Monday, February 20, 2012

In the Mangroves

Red Mangroves, Los Haitises National Park, Dominican Republic
Los Haitises is the Dominican Republic's largest national park, an almost inaccessible wilderness of steep karst pinnacles, dense rainforest, and the largest collection of coastal mangroves in the Caribbean.  It is also just over an hour from Santo Domingo, the nation's capital, but so little known or understood that a plan to build a vast cement plant at the edge of the park was seriously considered - until public opposition stopped it.

I spent only a few hours here, mostly photographing some of the thousands of caves - some of them decorated by ancient Taino art - and the tangled mangrove stands. These red mangroves caught my eye and I stood in the bow of a small boat photographing the wonderful patterns of stilt roots. When I got home, I decided that the image lacked color, and looked better in black and white, so I made the conversion. The result?  A riot of lines and curves - good fun.

Nikon D3 with 17-35mm lens

Monday, February 13, 2012

Chasing Rare Lizards

Hispaniolan or Ricordi's Ground Iguana (Cyclura ricordi), Dominican Republic
This handsome fellow is one of the last of his species, and finding him was one of my primary goals for my ten-day trip to the Dominican Republic.  Although critically endangered, they were surprisingly easy to find. Their last refuge, and the only place to have any hope of seeing them, is on Isla Cabritos in Lago Enriquillo National Park.

We went across the lake to the island at dawn, hoping for good light - and to avoid the brutal heat. This saline lake in the southern part of the DR is actually 40 meters below sea level and is the hottest spot in the country.  Reptiles like these only come of their burrows when the temperatures allow, so we had to wait for a short time until this one emerged, and move slowly to avoid driving him back underground.

In the end, I found only 2 of these rare lizards, but I was most pleased with the simple portrait, the morning light subtly highlighting his striking red eye. However, I was also happy to get at least one shot of the other animal - a female - feeding on cactus fruit.

By eleven o'clock, the light was long gone, and the heat unbearable, so we retreated. I'm guessing the iguanas couldn't have been happier on both counts.

Nikon D3, 70-200 Nikkor lens

Wednesday, February 1, 2012

Playing Hooky in Hawaii

Nene Goose stretching, Kauai

Just returned from a welcome family vacation in Hawaii – a nice break
 from the recent cold snap in Seattle. To make it a true vacation, I took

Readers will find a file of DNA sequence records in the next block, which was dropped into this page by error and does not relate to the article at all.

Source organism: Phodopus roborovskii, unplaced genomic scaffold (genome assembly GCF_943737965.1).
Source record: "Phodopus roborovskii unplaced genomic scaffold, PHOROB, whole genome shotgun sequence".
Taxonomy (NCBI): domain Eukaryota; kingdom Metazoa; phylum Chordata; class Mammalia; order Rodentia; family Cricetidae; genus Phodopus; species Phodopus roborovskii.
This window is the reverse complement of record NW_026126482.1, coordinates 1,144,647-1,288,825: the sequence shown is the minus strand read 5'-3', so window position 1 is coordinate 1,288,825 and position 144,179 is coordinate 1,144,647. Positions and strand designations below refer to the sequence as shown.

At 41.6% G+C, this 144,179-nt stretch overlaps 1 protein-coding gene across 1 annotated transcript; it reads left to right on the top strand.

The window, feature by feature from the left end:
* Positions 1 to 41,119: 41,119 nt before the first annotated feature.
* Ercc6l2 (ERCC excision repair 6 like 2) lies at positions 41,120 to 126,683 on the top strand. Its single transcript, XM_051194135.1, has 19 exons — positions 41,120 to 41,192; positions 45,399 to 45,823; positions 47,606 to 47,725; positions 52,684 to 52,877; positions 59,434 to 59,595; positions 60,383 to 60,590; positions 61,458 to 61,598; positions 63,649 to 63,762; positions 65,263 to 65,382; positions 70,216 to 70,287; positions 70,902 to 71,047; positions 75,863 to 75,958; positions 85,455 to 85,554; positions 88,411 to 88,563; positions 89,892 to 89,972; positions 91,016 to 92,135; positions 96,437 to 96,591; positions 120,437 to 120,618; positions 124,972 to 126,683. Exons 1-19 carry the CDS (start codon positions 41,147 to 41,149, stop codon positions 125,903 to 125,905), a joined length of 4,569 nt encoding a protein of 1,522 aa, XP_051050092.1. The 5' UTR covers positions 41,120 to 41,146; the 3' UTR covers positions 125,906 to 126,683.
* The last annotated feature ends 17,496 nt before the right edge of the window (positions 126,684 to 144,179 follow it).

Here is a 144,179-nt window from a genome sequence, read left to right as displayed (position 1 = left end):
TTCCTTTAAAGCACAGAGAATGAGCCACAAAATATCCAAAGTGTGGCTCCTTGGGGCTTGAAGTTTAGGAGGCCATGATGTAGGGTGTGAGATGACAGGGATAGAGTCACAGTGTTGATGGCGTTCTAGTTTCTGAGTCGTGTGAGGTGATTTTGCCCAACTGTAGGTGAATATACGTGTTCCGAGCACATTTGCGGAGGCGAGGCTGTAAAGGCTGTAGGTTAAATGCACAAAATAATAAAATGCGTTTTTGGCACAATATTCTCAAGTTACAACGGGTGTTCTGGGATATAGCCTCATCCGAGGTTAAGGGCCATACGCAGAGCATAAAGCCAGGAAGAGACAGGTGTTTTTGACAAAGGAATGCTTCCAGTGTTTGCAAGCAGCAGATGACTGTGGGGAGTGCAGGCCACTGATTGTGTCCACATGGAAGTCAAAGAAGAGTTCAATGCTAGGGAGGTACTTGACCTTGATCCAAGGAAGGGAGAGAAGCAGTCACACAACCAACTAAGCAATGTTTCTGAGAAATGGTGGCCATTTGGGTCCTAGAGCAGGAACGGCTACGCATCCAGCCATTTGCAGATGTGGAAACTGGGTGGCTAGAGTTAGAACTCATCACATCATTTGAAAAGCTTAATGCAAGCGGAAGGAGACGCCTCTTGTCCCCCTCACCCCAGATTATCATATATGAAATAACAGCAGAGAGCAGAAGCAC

only one camera body and one lens (albeit the handy Nikon 
18-200mm) rather than the usual 50-60 lbs of gear I normally haul 
around.  This is a great lens for snapping the grandkids surfing, and 
(with the benefit of a sturdy plastic bag) shots of them underwater in 
the resort pool.
But since I don’t get to Hawaii all that often, I took a few hours off from 
the pleasures of grandparent-hood and went looking for Nenes – the 
endangered Hawaiian Geese. Although threatened by habitat loss, 
they are not hard to find in a few locations on Kaua’i, most notably 
at Kokee State Park and all along the north shore.
I was lucky on this occasion to 1) find them easily, 2) have bright
overcast light (full sun can be a picture-killer) and 3) to find adults
without the ubiquitous numbered leg bands. These bands help
scientists ID and track birds, but look a little jarring in a picture.

These particular Nenes seemed to like hanging around parking and 
picnic areas – apparently hoping to cash in on human discards. This 
made for some pretty unnatural backgrounds: car tires, yellow lines 
on asphalt, and garbage. In the end, however, I managed to find birds 
in more wild settings, including a pair with a young chick. 
Photographing that chick, however, proved a challenge: like most 
parents, the adult Nenes were forever blocking my view to protect 
their little one.  Patience, and persistence, eventually afforded me 
a few quick glimpses, nothing more.
After an hour or so, the sun came out, the birds left, and my 
grandkids needed my attention. Would I have loved a little more 
time with the Nenes? Sure… But hey, this was a vacation and 
time with the grandkids is almost as rare as these birds.

Nikon D300 with 18-200mm lens